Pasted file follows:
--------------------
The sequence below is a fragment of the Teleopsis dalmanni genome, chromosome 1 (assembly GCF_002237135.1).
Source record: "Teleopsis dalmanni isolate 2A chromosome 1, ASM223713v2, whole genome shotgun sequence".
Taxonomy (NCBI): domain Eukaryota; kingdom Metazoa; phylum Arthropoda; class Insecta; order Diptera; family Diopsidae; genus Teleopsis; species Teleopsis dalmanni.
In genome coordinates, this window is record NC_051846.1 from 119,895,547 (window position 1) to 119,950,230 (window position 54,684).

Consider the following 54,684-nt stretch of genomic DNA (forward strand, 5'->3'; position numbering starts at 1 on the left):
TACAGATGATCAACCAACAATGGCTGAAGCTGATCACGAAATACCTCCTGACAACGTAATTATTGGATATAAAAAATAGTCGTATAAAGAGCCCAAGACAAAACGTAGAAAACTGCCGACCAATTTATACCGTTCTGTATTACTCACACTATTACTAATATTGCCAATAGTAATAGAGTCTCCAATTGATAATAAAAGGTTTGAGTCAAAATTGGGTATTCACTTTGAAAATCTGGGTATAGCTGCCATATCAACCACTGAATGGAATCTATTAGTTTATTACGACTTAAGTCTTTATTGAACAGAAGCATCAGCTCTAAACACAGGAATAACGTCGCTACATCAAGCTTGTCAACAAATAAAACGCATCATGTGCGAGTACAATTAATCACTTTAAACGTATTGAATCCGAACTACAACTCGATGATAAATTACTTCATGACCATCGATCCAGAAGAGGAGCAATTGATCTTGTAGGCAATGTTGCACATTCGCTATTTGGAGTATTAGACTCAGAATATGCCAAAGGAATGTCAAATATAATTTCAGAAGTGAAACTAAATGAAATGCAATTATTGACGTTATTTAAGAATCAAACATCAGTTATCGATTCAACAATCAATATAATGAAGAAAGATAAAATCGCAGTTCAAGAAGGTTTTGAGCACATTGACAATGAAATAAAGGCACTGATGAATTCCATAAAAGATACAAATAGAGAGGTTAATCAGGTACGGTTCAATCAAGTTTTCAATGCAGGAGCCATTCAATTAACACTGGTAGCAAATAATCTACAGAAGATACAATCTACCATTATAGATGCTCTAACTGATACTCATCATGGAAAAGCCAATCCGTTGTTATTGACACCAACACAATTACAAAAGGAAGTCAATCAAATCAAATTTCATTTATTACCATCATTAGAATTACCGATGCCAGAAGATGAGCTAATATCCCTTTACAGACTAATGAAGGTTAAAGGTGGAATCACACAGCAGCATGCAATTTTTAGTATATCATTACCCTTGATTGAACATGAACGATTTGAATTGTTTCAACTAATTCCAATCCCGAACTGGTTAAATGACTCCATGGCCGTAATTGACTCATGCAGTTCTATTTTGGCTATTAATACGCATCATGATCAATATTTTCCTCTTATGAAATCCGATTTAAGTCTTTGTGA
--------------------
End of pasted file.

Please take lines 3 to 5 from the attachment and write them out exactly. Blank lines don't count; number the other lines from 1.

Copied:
Taxonomy (NCBI): domain Eukaryota; kingdom Metazoa; phylum Arthropoda; class Insecta; order Diptera; family Diopsidae; genus Teleopsis; species Teleopsis dalmanni.
In genome coordinates, this window is record NC_051846.1 from 119,895,547 (window position 1) to 119,950,230 (window position 54,684).

Consider the following 54,684-nt stretch of genomic DNA (forward strand, 5'->3'; position numbering starts at 1 on the left):